It has paralysed most economic activity in the country, including general cargo ports, government offices, schools, banks and many private businesses closed for the second day.
But unions have allowed essential operations in the oil industry, which is the country's economic lifeline, to continue.
Peter Akpatason, the head of the NUPENG oil union, said the strike would intensify as time went on.
"Basically the members are complying. As usual, with time, the strike will begin to affect new areas. Production and exports are the last areas to be affected. Since we are in the second day and the government has not moved definitely we have to push deeper and deeper," he said.
Speculation on oil production or export cuts from Africa's biggest producer of crude has caused uncertainty among motorists unable to fill up their cars - forcing an increased number of workers to stay at home.
Many flights have also been cancelled as airlines feared they would be unable to refill their jets with fuel after they arrived at their destination.
Markets for essential items stayed open, however, and there were no signs of scarcities for food, although prices were rising as demand gained on supply.
Streets in the main cities were deserted, partly due to an earlier five-day-old strike by road tanker drivers which has left most of the country without fuel.
Some international and domestic flights had been cancelled because of a shortage of jet fuel.
Unionists barricaded streets in Port Harcourt, Nigeria's southern oil capital, and ejected workers who turned up for work at government offices in the capital, Abuja.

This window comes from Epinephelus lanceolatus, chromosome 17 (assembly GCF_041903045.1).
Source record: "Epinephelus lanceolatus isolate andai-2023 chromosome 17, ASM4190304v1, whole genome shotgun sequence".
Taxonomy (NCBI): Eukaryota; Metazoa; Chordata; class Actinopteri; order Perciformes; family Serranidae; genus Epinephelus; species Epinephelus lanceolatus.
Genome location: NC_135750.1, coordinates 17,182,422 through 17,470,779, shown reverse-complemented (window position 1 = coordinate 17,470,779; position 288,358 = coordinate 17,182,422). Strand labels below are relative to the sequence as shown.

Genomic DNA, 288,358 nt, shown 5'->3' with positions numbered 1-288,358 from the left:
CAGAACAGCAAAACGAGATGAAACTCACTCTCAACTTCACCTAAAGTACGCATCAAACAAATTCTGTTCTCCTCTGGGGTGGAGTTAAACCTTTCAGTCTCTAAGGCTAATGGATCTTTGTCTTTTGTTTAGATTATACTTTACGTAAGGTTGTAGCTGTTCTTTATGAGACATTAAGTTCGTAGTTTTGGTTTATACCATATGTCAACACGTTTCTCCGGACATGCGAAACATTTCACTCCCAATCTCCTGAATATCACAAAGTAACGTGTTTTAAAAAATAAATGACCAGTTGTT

Yar'Adua agreed to reverse the tax increase and to implement a public sector pay rise as demanded by the unions, but talks broke down over the fuel price.
Unions rejected the government's offer to reduce pump prices by four cents a litre, saying only a full reversal of its 10-naira increase would stop the strike.
Nigeria is one of the world's leading crude producers, but virtually all of its petrol is now imported after years of corruption, mismanagement and violence rendered refineries inoperable.
Heavy government subsidies keep re-imported petroleum products cheap in a country whose citizens complain they get little else in the way of services from a corrupt government.
Unions launched their strike on Wednesday in the hope of forcing the government to roll back a 15 per cent increase on automobile fuel.
Oil receipts account for about 80 per cent of the Nigerian government's revenue and the unions are threatening to close the taps of Nigeria's energy industry, sending crude prices towards nine-month highs on international markets.